“It is distressing that the United States government subjected Americans to discriminatory treatment because of their political and religious beliefs. It is more distressing that it took seven years for one such group to get fair treatment by the IRS, even as the IRS told Congress that it no longer discriminated against such groups. And perhaps most alarmingly, recent press accounts suggest that even after all of this history, the IRS might even be pursuing new discriminatory policies … Despite the IRS’s claim to Congress that it stopped political targeting in 2013, the IRS and Administration’s actions over the past seven years lend credibility to these reports.”

The Chairmen request that the IRS respond with its tax-exempt review policies and procedures by January 11, 2017.

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December 23, 2016 in IRS News, IRS Scandal, Tax | Permalink | Comments (1)

Thursday, December 22, 2016

Blackman:  University of Oregon Trampled The First Amendment To Punish Law Prof For Wearing Blackface To Halloween Party In Her Home

Shurtz

Following up on this morning's post, University Of Oregon Report: Tax Prof Nancy Shurtz Violated Anti-Discrimination Policy By Wearing Blackface To Halloween Party; Any Disciplinary Action Is Confidential:  Josh Blackman (South Texas), The Freedom of Speech at the University of Oregon:

The University of Oregon’s position is similar to the argument that the University of Oklahoma fraternity brothers, who sang racist songs on a bus, could be expelled because it created a “hostile educational environment.” If you haven’t heard this phrase before, get used to it — it is a nebulous standard which will used to punish all manner of constitutionally-protected speech. But this position is a smokescreen. Eugene Volokh explains in this post why there is no “hostile education environment” exception to the First Amendment — especially for speech at private functions. ...

This is a very, very dangerous standard. An off-campus event that a small number of students attended now gives rise to on-campus discipline because students (who did not even witness the event) feel compelled to “avoid the resulting negative environment.” If this is the standard, then anything and everything can create a “hostile educational environment.” Consider several examples I raise in my my forthcoming piece in the Georgetown Journal of Leg HTML al Ethics on Model Rule 8.4(g). What if a Professor made any of these remarks at a bar association function that was also attended by students?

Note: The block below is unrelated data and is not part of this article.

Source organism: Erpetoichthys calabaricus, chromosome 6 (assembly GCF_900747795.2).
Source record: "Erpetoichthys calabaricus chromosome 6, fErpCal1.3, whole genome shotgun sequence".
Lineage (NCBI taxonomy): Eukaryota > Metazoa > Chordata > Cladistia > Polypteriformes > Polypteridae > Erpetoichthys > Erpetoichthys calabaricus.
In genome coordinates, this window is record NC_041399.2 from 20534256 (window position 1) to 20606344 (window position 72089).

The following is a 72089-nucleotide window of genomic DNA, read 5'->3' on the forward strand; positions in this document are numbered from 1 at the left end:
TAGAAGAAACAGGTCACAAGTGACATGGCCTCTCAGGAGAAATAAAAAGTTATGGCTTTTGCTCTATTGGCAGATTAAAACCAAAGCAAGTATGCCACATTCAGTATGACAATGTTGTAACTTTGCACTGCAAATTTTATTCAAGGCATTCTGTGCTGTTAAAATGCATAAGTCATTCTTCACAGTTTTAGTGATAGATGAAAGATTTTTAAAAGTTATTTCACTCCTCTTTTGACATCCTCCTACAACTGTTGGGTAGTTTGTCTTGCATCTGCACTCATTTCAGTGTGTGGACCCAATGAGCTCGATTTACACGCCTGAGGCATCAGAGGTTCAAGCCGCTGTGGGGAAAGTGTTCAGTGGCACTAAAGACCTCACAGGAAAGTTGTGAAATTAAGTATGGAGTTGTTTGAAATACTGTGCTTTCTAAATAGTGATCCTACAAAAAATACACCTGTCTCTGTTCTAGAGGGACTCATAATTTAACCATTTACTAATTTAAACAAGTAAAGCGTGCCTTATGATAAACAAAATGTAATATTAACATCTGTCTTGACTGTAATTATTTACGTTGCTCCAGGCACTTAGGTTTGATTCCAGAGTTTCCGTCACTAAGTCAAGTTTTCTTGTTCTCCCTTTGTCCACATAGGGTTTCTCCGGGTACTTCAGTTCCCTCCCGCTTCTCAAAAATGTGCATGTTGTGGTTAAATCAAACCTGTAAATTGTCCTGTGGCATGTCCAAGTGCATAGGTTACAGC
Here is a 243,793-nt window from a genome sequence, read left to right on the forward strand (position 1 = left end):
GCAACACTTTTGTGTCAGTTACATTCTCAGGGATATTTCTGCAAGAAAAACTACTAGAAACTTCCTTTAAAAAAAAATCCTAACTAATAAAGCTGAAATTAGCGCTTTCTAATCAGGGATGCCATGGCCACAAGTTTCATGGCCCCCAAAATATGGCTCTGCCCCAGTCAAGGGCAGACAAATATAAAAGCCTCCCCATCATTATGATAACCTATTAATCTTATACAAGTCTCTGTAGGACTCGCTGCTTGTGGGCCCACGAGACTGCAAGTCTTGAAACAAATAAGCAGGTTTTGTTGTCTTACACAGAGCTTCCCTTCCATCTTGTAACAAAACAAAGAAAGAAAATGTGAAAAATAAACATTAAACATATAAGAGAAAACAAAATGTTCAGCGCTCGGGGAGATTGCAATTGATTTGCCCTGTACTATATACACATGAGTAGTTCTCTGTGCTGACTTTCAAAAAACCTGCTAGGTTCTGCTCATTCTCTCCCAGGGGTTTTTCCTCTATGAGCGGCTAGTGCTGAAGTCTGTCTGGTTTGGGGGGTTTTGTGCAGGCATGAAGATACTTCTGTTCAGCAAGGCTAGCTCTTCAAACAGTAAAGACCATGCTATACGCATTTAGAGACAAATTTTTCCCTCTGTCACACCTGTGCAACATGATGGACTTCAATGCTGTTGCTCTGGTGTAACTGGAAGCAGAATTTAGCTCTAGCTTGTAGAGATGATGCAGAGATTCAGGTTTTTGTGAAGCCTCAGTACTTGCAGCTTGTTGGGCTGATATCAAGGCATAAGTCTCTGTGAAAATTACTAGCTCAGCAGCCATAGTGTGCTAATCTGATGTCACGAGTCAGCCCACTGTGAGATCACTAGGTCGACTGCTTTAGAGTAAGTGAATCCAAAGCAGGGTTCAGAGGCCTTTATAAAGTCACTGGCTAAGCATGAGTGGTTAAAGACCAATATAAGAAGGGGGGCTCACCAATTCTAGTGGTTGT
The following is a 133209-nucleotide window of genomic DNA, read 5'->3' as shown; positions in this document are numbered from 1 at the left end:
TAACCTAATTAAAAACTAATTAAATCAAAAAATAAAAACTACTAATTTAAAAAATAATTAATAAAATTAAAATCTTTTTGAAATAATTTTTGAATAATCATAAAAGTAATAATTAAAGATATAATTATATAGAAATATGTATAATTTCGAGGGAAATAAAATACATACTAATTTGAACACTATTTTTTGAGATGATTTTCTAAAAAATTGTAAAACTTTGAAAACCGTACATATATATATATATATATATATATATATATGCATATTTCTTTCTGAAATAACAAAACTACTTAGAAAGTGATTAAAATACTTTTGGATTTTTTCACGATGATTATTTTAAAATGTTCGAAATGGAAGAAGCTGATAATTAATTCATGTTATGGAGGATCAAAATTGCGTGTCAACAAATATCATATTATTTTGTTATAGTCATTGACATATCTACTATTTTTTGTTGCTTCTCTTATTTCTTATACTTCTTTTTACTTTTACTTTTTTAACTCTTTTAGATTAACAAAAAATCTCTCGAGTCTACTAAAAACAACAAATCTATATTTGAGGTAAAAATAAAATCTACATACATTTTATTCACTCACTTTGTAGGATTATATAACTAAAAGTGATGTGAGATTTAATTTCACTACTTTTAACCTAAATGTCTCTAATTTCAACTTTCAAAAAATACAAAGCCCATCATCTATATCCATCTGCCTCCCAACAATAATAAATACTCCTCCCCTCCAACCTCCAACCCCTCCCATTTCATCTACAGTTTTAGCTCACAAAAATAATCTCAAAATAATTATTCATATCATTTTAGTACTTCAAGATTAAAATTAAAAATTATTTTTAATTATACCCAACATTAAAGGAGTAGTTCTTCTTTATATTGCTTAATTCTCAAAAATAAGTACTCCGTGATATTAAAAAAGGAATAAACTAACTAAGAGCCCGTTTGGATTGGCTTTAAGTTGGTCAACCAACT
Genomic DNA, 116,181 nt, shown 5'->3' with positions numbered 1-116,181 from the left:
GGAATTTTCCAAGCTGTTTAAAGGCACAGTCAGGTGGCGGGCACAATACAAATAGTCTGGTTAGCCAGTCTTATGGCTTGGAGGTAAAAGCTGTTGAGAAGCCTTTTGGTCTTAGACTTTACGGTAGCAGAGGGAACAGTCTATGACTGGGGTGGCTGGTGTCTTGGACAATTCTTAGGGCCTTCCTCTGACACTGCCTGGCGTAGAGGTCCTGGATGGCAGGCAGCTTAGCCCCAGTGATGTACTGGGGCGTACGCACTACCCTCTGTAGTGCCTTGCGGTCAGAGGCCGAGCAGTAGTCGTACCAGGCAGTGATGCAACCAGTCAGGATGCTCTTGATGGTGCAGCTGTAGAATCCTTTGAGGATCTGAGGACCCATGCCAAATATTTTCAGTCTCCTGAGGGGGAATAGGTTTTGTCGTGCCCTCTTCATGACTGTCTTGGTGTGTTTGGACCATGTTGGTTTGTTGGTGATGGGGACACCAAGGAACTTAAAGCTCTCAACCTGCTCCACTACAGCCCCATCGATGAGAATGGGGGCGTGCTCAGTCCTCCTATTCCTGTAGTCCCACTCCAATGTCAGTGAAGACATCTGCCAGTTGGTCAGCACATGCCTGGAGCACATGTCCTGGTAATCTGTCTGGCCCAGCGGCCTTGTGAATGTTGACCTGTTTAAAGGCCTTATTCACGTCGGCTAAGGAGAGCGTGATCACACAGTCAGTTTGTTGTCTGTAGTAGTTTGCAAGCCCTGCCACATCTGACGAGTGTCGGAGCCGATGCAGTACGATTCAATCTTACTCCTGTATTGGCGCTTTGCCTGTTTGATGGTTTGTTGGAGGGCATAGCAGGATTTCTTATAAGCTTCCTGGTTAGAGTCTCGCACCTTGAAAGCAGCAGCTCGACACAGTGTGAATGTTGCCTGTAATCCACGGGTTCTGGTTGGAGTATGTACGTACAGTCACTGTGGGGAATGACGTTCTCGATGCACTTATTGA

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December 22, 2016 in Legal Education | Permalink | Comments (1)

Estate Planning Practice Will Boom If Estate Tax Is Repealed

American Lawyer LogoAmerican Lawyer, Lawyers for the Wealthy Await Trump's Estate Tax Plan:

Donald Trump vowed to eliminate the estate tax during his presidential campaign, calling the 100-year-old tax "a disaster" and "a horrible weapon that has destroyed many families." If there are such families, the number is likely small, since very few Americans pay an estate tax. Last year only 4,918 estates owed money under the law, according to the Internal Revenue Service. That's because anyone with an estate worth less than $5.34 million, or $10.68 million for a couple, is exempt.

With Trump soon to take office, trust and estate lawyers who help rich clients minimize or avoid estate taxes don't appear panicked that a revenue stream for their practices is about to dry up. In fact, most anticipate being busier than ever.

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December 22, 2016 in Tax | Permalink | Comments (1)

California Law School Bar Pass Rates Recalculated For New York: Stanford, UCB, USC > NYU; UCI, UCLA > Columbia; Chapman, Loyola, McGeorge, Pepperdine, Santa Clara, UCD, USD > Fordham

Continuing my coverage of the July 2016 California bar exam (links below):  Robert Anderson (Pepperdine), California Law School Bar Passage Rates Recalculated for the New York Bar:

I use the abysmal bar results from the July 2016 bar exam to illustrate the difference between California and another large state, New York. New York has a required passing score that is about average across the 50 states, whereas California has an unusually high required passing score. The table below shows just how different the results for California law schools would have been if California used the same passing score as New York. ...

This chart compares Rob's results for the California law schools' projected New York bar pass rates with the New York law schools' actual New York bar pass rates:

CNY2